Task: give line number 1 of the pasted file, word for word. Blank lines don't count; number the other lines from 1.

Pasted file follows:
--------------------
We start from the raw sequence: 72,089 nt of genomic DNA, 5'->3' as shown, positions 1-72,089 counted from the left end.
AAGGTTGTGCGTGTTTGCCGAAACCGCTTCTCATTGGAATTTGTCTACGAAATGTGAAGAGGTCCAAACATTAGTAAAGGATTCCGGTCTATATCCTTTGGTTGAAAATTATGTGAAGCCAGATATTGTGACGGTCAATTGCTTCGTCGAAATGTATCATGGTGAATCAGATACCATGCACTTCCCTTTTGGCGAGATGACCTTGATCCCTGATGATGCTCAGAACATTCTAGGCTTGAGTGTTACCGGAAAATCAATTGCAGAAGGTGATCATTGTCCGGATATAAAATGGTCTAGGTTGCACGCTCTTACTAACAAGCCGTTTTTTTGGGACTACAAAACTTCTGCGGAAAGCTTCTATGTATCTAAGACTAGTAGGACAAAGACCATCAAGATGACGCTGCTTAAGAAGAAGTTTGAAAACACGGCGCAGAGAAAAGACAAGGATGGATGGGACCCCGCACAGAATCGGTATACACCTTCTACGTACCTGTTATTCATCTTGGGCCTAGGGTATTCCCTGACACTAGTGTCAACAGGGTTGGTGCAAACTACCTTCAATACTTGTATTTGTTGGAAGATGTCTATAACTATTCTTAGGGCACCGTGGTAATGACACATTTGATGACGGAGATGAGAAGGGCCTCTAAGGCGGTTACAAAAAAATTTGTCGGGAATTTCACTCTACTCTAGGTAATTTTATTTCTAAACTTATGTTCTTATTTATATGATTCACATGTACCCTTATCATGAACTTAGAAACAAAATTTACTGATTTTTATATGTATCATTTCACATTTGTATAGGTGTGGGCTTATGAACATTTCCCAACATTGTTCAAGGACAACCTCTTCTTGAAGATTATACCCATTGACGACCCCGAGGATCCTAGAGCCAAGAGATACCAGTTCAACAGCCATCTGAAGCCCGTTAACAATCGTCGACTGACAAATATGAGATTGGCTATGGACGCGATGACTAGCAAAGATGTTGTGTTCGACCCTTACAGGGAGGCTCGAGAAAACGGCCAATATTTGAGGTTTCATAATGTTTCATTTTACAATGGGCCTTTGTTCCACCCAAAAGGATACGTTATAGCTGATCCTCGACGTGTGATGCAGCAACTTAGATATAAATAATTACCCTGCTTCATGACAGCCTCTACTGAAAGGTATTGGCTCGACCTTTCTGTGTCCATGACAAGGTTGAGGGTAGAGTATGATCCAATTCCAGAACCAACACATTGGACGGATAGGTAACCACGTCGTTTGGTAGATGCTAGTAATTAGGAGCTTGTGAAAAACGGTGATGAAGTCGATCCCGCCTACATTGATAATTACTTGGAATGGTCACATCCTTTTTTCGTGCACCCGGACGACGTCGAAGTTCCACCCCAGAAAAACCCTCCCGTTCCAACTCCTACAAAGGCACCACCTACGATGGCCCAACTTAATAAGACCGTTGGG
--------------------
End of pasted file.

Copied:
We start from the raw sequence: 72,089 nt of genomic DNA, 5'->3' as shown, positions 1-72,089 counted from the left end.